That gets all the more burdensome when you have mind-bogglingly large numbers of particles close together in a compact object like a neutron star or black hole. So what do you do with your available resources? You reduce your computing clock rate to put a limit on how quickly things can change.

Funnily enough, this is exactly what happens in the vicinity of a black hole: time slows down.

Spare a thought for God. He / she / it has a lot of number crunching to do.

Outlook bombards Safari users with endless downloads


Re: "Alternatively, use a different browser"

You’re thinking of iOS. On a Mac you can still install the latest Google funkery (if you want to make life easy for trackers).

Microsoft Edge's 'Secure Network' sounds a lot like a built-in VPN


See also iCloud Private Relay

iCloud+ Safari users can turn this setting on in iCloud settings to get similar functionality. Mostly limited to Safari, but it's free for any paid-for iCloud subscription.

Google releases beta version of Android 13 'Tiramisu'


Re: Other handset manufacturers are available

That would be Android Crème Brûlée, a thin brittle veneer over a sloppy mess.

Apple's grip on iOS browser engines disallowed under latest draft EU rules


Re: We live in a lovely world where third party software is completely benign

You obviously missed the forthcoming legislation that will force Apple to permit use of third party App Stores. The days of Apple-reviewed apps are numbered.


Re: Browser Warz

Dreadful idea. Apple refused to implement certain Google "standards" because they degrade privacy and make it easier to track users.


We live in a lovely world where third party software is completely benign

2025: I install a random browser and its own custom engine on my iPhone. It kills iPhone performance, just life Flash did. Even worse, it steals my data and makes my navigation app slow to a crawl.

Since this *could* happen, I would expect Apple to have a checkbox (ticked by default) that installation of such software voids my warranty.

Fair enough that you are allowed to do this, but don't expect to install such software willy nilly without agreeing to caveats. And don't expect to be able to take your phone into an Apple store if it goes tits up.

Apple iOS privacy clampdown 'did little' to reduce tracking


Re: How is Apple supposed to prevent use of email addresses to identify people?

I changed my longstanding Register email address to use a Hide My Email address a few months ago. It’s not difficult.


Re: How is Apple supposed to prevent use of email addresses to identify people?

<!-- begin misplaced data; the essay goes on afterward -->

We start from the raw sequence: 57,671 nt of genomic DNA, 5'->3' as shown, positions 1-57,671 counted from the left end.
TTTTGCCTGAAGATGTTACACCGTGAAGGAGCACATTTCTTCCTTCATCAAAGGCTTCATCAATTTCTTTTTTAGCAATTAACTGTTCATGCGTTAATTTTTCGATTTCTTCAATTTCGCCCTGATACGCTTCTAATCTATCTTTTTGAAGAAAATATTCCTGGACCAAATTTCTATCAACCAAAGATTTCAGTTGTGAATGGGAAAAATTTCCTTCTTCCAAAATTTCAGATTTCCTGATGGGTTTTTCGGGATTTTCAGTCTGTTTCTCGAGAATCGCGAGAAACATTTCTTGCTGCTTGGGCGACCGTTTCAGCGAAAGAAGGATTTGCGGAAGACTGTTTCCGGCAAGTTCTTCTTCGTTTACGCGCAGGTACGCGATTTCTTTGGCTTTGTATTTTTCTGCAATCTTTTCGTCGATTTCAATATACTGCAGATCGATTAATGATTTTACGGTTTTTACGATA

Apple provided Hide My Email functionality for exactly this reason. No more mucking about managing email aliases; just click the option to generate a new hidden email alias when registering on a website. Because it’s so easy, I imagine a lot of people are using this, myself included.

Microsoft Azure developers targeted by 200-plus data-stealing npm packages


Re: Aargh!

Why? Because there is implied trust. You can’t even start a Visual Studio web project these days without it importing a plethora of third party nuget packages first, like certain JavaScript helpers.

From a security perspective, this is far from ideal. But it’s what happens routinely. Huge numbers of packages get downloaded millions of times by developers.

Let’s say you want, by this time tomorrow, to have an app that will compute distances between postcodes in a spreadsheet. Do you write the bulk of that code yourself taking weeks or months, or do you use one or more of the numerous helper packages to do the job? The vast majority of developers do the latter, and do trust by numbers. Package A has been downloaded a million times; must be safe, right? Of course not, but it’s what is practical. You have no easy way of knowing for sure that a package is benign.


Re: Aargh!

Most package downloads are bytecode or binary executables. Do you really want to get into extensive decompilation analysis? Or do you want to get your project done on time?

This browser-in-browser attack is perfect for phishing


Re: Password Manager

I don’t remember the last time I actually typed a password into a website. Safari/Keychain normally handles that for me. I presume saved passwords in Chrome would do the same?

Apple, Google urge monopoly watchdog to leave them alone


Re: Meddling regulators

One founder amongst many others. What's your point?


Meddling regulators

Meddling regulators shouldn’t put too much weight on the opinions of moaning developers who are slap happy eager to embrace each and every Chrome standard everywhere. Funnily enough, the Developers Alliance agree (somewhat ironically) that the status quo should essentially be preserved.


“We come to the ironic conclusion that we cannot support the CMA’s narrow developer objective even though it is couched in developer self-interest because it ignores the health of the ecosystem, its critical role in market creation and stewardship, and its role in connecting consumers to market participants.“